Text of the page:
This is a list of stadtholders for the Low Countries provinces .
Stadtholder originally was the representative of the Burgundy and later Habsburg monarchs in the seventeen provinces. After the Northern Netherlands revolted against the Spanish crown, the function was kept to honor the nobles which represented the Dutch Republic, without allowing the nobles to become monarchs. Each province chose/elected their own Stadtholder. During the 80 years wars some areas had two stadholders: those nominated by the Habsburg monarchy and those elected by the individual provinces of the Dutch republic.
In the Low Countries, stadtholder was an office of steward, designated a medieval official and then a national leader. The stadtholder was the replacement of the duke or earl of a province during the Burgundian and Habsburg period (1384–1581/1795).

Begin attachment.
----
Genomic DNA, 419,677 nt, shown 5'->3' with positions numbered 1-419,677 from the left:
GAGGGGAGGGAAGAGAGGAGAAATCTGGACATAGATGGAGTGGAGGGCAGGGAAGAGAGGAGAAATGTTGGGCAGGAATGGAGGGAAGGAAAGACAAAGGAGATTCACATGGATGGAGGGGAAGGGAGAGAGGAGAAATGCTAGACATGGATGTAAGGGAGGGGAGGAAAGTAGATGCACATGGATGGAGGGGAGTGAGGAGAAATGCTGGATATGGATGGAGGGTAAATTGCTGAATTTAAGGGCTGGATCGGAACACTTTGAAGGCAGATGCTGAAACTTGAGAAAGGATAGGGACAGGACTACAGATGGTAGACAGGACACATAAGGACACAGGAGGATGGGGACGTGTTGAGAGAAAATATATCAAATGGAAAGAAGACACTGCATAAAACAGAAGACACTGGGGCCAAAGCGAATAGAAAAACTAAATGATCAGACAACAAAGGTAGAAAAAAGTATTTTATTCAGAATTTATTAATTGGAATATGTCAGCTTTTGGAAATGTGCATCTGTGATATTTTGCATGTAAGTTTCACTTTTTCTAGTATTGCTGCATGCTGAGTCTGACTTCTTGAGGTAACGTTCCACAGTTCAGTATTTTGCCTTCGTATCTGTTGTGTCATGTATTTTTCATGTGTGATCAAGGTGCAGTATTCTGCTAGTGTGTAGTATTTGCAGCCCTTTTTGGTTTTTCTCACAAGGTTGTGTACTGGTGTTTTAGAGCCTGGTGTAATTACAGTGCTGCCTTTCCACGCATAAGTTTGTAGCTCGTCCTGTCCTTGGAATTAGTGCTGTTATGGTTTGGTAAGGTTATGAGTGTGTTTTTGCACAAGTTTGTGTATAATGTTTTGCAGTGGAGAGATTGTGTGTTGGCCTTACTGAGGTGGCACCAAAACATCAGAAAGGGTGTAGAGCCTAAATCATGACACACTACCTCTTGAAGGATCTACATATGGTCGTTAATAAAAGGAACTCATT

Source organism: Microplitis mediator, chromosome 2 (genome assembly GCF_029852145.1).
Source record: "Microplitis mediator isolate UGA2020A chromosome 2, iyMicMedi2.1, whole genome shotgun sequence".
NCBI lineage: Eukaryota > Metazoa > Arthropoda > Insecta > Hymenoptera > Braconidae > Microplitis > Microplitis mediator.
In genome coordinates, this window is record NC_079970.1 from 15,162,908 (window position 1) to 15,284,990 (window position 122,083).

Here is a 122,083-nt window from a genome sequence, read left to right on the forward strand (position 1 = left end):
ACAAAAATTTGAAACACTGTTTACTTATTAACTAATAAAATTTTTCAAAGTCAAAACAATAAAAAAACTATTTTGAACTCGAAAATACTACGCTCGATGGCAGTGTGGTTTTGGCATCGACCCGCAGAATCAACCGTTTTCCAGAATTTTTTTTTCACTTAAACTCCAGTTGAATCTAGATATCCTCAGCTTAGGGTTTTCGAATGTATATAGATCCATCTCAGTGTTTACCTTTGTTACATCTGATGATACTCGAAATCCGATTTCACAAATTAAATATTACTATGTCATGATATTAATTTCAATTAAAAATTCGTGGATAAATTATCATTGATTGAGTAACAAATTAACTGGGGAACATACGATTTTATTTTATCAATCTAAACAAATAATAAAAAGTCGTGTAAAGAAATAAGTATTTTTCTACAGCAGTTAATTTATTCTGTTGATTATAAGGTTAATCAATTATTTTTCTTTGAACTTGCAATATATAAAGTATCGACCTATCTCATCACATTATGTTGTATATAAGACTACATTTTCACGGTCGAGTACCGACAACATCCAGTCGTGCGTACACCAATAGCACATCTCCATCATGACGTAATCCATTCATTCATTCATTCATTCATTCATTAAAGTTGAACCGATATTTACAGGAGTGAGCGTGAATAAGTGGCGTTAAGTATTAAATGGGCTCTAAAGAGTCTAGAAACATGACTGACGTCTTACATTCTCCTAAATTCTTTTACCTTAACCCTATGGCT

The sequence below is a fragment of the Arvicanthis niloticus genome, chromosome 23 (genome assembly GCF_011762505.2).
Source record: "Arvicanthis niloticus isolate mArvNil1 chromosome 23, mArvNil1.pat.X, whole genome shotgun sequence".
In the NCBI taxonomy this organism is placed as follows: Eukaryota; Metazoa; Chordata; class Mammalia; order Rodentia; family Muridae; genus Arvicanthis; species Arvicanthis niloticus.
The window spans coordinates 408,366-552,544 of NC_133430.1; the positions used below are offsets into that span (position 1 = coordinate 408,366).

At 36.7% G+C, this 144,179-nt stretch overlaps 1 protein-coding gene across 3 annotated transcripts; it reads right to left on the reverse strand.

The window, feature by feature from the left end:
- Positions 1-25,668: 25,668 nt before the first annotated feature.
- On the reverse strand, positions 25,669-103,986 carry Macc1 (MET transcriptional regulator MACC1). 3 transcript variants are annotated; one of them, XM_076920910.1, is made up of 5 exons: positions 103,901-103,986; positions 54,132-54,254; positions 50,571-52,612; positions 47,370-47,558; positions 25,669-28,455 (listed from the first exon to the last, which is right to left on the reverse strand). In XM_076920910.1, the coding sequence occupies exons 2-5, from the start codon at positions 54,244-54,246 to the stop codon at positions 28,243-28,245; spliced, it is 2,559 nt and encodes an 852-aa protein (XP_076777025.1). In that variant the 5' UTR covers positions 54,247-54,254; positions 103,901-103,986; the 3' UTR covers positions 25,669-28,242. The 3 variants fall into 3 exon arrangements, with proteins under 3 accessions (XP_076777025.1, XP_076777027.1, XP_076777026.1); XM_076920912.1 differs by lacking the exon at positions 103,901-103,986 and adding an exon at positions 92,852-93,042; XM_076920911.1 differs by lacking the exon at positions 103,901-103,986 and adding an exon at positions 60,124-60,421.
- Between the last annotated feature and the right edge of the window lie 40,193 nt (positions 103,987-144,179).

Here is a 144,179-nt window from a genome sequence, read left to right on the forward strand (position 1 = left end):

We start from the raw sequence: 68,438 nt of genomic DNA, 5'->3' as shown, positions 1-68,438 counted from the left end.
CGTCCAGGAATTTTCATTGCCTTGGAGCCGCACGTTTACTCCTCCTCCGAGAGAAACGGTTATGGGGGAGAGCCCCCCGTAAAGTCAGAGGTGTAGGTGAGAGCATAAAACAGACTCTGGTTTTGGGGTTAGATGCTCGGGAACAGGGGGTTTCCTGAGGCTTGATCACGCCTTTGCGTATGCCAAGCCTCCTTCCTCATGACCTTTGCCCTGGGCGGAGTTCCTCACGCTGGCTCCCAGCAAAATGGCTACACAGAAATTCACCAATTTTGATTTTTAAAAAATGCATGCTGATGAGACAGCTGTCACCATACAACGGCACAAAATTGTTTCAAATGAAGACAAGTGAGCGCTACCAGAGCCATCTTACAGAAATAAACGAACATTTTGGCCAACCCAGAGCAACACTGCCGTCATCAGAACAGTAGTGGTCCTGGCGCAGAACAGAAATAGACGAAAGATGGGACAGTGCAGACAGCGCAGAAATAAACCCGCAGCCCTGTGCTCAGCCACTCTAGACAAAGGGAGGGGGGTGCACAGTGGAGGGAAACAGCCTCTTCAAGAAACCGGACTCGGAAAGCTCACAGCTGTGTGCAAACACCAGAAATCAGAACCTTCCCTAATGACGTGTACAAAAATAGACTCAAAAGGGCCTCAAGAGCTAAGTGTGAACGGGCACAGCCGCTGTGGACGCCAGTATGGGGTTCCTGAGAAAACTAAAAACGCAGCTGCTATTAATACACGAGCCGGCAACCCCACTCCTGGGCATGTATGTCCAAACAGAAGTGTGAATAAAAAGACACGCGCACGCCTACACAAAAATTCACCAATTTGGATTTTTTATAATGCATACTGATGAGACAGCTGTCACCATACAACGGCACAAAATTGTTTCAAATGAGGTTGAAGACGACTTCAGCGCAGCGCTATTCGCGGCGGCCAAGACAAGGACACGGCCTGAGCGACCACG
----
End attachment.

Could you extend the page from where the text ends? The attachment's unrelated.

The stadtholdership of Holland and Zealand has always been combined. Since the office was instituted there in 1528, the stadtholder of Utrecht has been the same as the one of Holland, with one exception.
In 1572, William of Orange was elected as the stadtholder, although Philip II had appointed a different one.
Hugo van Lannoy, Lord of Santes, was a Flemish statesman in the service of the Dukes of Burgundy, most notably Philip III who founded the Order of the Golden Fleece.
Jean II de Lannoy or Jan van Lannoy (1410–1493), lord of Lannoy, Lys and Sébourg, was a nobleman from the County of Hainaut who played a prominent role in the politics of the Burgundian Netherlands.
Joost de Lalaing, lord of Montigny and of Santes, was a noble from Hainaut who filled several important posts in service of the Burgundian Dukes.